I don’t want to do the trick “as Lavand”, or even imitate his manner of speech. It would jar to have Gambini – a kind of tongue in cheek ironic magician – suddenly launch into Lavand’s poetic oration, which features solemnly delivered lines such as “There is nothing more nebulous than the truth…” I could never deliver this line with a straight face. So how to re-present this piece, without making a mockery of the original, or forgoing my own stylistic preferences?
Here’s the snag about this whole pursuit: there is something about the straightforward tribute that never works well for me in a live performance. Just like a small town tribute act (no offense to small town tribute acts), whenever a performer does a tribute they end up undermining both themselves and the original. Perhaps the tribute is a rather dubious creative pursuit: it leaves the performer “hiding” somewhat behind the imitation, and it potentially cheapens the original precisely by trying to recreate it.
A cover, however, is very different from a tribute: the cover typically takes an existing piece, and adapts it, responds to it, enters into dialogue with it, perhaps kicks it around a little, or reframes it, and turns it to other uses. I think of PJ Harvey’s fantastically skewed rendition of Bob Dylan’s Highway 61 Revisited. https://www.youtube.com/watch?v=D3CIK5SoTio If you can’t improve on a song that is superb, and superbly well known, you might as well take it out to graze in unknown pastures.
Whereas a tribute implies narrow subservience – a little like prostrating at the feet of a beloved but inescapable father figure – the cover allows more room for encounter, manoeuvre, and transformation.
I don’t know how Lavand’s piece will mutate, if at all. I know there won’t be a framed photograph of him in the show, no speeches about what a great magician he was.
Perhaps the tribute lies precisely in carrying his piece forward, and transmuting it into a new shape, yet retaining some essential feature of the original.
A long blog entry, but do stay tuned, and if you wish to see the “original”, here’s a link to Lavand performing it on an early Paul Daniels show (time signature 3:53 - 7:43) https://www.youtube.com/watch?v=k1ERjYyKvVU
Now be well
It might seem a little, ehm, self-indeulgent to write this, but here goes. There's a definite bluesy period that follows from any high, and such is the mood upon returning home from performing "This is not a magic show' at Edinburgh's superb Forest Fringe.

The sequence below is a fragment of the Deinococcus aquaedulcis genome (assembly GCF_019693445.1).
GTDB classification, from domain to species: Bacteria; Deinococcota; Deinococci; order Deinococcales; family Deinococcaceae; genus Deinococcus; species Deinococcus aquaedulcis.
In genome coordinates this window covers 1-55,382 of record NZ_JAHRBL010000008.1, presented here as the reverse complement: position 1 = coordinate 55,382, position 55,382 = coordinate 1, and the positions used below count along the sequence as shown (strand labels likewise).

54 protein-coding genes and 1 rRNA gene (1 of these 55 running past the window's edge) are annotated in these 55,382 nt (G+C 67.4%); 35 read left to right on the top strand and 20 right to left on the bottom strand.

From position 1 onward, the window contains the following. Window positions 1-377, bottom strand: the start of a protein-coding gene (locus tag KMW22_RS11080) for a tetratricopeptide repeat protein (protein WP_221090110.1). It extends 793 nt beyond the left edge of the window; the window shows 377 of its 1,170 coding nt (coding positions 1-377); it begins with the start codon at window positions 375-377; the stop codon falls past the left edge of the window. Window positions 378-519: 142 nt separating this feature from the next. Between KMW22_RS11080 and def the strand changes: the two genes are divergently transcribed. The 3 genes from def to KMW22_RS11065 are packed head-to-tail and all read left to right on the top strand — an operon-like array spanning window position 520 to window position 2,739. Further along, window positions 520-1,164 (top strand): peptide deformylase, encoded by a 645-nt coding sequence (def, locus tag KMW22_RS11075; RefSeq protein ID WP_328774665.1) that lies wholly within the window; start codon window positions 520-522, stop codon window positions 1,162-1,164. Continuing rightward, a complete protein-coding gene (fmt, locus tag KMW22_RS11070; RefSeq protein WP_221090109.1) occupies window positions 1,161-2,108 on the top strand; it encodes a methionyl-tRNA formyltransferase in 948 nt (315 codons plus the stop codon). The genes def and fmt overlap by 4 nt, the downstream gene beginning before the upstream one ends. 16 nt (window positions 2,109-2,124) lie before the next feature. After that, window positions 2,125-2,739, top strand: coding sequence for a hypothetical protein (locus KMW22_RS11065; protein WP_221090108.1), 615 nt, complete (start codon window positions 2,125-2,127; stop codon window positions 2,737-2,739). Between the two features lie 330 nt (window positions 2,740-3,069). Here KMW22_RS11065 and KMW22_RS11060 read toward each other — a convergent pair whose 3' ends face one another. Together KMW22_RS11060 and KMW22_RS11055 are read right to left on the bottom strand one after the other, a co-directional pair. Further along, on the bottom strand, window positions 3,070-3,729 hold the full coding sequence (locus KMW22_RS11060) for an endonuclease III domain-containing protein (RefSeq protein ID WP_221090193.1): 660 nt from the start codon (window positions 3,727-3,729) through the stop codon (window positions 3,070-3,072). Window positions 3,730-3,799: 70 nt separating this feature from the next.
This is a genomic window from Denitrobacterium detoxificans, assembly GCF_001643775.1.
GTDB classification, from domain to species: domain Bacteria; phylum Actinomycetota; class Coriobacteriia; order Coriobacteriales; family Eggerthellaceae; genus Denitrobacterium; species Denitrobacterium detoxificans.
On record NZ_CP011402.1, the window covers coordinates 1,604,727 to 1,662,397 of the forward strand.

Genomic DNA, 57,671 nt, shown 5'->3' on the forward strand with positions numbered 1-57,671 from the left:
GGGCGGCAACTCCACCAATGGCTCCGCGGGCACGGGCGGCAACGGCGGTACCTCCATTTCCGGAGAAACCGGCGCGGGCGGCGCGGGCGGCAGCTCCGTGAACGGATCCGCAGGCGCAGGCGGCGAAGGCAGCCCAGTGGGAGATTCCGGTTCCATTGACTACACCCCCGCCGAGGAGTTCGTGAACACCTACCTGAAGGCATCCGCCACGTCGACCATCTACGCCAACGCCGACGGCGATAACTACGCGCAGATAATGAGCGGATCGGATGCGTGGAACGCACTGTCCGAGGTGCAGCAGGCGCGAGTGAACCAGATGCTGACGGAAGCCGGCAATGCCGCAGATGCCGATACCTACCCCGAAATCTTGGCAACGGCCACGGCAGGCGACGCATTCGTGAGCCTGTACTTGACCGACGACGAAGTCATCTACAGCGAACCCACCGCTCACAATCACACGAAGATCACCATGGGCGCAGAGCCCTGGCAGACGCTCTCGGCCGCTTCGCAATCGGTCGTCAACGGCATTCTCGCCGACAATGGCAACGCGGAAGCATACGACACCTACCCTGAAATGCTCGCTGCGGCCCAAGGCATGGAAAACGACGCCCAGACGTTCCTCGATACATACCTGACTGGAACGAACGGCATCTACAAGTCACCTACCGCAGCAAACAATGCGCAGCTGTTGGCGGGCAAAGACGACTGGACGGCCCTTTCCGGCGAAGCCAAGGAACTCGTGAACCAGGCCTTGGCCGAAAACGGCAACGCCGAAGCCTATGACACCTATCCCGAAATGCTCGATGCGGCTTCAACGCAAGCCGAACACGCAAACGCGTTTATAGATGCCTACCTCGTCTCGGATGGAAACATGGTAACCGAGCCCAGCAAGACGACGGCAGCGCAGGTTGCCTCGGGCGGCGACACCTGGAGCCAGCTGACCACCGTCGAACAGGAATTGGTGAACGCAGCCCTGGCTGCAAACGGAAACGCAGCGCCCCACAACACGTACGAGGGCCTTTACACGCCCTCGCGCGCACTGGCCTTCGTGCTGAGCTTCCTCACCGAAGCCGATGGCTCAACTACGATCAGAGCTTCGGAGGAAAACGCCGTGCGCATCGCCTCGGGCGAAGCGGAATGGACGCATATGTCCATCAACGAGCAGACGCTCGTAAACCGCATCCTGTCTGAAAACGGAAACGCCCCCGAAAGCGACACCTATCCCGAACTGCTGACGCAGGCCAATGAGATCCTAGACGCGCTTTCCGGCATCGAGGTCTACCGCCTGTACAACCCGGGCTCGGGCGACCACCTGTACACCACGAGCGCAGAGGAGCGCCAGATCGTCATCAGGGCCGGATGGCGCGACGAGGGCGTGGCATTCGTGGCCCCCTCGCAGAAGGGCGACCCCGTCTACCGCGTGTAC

It was brilliant to be able to perform the piece, in a proper theatrical setting, 5 days in a row. Not all works of performance improve through repeated showings, but magic certainly can: the piece is now 1 hour long, has a new ending I'm very proud of, and I'm starting to get a sense of the throughline that connects it all up (well, almost all of it).
Mostly, it was encouraging to see that a work of close-up magic can stand its ground in a context of contemporary theatre: the piece received 4 star reviews in The Guardian, Time Out, The Stage, and Fest Mag! (no doubt I'll soon by plastering the website with excerpts, so I'll save the quotes for that).
So, what to do after a great run of shows? Watch a comedy series.
Last night I saw the season finale to the excellent animated series Bojack Horseman, and couldn't help make parallels. Bojack, washed-up Hollywood actor from a 90's sitcom, returns in the public eye after publishing a biography and winning an award for it. Wherever he goes, he walks around clutching the award in his hand, which is funny and heatbreaking. In the final dialogue, he sits on the roof to his house, talking disconsolately to Dianne, his friend and biographer. Bojack asks Dianne:
- What do I do now?
- Well, that's the problem with life, right? You either know what you want, and then you don't get what you want. Or you get what you want, and then you don't know what you want.
- Well that's stupid
'Resolution - the tidy ending - is the tradition in magic.... Someone disappears, he reappears. The ambiguity in contemporary film and literature has been missing from magic. It's time for magic's postmodern moment.'
David Copperfield, 2000
Though I wouldn't call his work 'post-modern' (far too indebted to West End musicals, to Disney, to clear victorious narratives and resolutions), Copperfield's comment hits home with me. It's time for magic's postmodern moment. Other than Penn and Teller, where are those postmodern magicians?
And of course: there's nothing wrong with appearance and disappearance. Case in point: Copperfield's 'After hours' remains one of my favourite magic videos. A person appears...some dancing... the person disappears.
"David Copperfield Magician Television Special 1977" by ABC Television